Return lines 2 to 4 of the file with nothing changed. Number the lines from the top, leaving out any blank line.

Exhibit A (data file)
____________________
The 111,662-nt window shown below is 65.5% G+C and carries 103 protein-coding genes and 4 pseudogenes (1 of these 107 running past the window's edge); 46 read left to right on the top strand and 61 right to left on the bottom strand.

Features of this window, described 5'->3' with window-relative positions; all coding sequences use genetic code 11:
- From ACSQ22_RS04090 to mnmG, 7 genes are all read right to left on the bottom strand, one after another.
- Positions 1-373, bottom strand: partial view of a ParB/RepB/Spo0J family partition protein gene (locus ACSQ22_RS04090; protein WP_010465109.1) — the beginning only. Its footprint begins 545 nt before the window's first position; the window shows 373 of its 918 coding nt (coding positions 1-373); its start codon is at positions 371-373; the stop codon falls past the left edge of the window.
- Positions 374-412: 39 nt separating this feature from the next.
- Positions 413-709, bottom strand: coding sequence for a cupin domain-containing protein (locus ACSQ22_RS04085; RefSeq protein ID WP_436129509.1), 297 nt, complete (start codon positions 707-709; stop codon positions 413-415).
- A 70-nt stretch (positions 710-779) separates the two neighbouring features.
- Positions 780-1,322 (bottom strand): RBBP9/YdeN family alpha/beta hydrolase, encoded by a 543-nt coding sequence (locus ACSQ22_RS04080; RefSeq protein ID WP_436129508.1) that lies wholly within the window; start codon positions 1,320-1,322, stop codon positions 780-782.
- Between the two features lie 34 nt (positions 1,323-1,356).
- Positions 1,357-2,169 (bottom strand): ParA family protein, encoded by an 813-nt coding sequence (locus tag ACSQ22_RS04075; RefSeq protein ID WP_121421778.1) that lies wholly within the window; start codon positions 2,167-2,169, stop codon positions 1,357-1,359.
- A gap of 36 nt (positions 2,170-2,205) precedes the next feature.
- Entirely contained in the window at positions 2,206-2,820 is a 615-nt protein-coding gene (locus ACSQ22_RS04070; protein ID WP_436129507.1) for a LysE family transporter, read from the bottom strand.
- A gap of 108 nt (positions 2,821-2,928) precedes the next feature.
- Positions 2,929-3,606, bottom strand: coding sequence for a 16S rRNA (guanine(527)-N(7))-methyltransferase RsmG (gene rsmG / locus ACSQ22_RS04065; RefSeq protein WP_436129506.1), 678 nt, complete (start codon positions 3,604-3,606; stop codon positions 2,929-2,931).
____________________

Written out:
Features of this window, described 5'->3' with window-relative positions; all coding sequences use genetic code 11:
- From ACSQ22_RS04090 to mnmG, 7 genes are all read right to left on the bottom strand, one after another.
- Positions 1-373, bottom strand: partial view of a ParB/RepB/Spo0J family partition protein gene (locus ACSQ22_RS04090; protein WP_010465109.1) — the beginning only. Its footprint begins 545 nt before the window's first position; the window shows 373 of its 918 coding nt (coding positions 1-373); its start codon is at positions 371-373; the stop codon falls past the left edge of the window.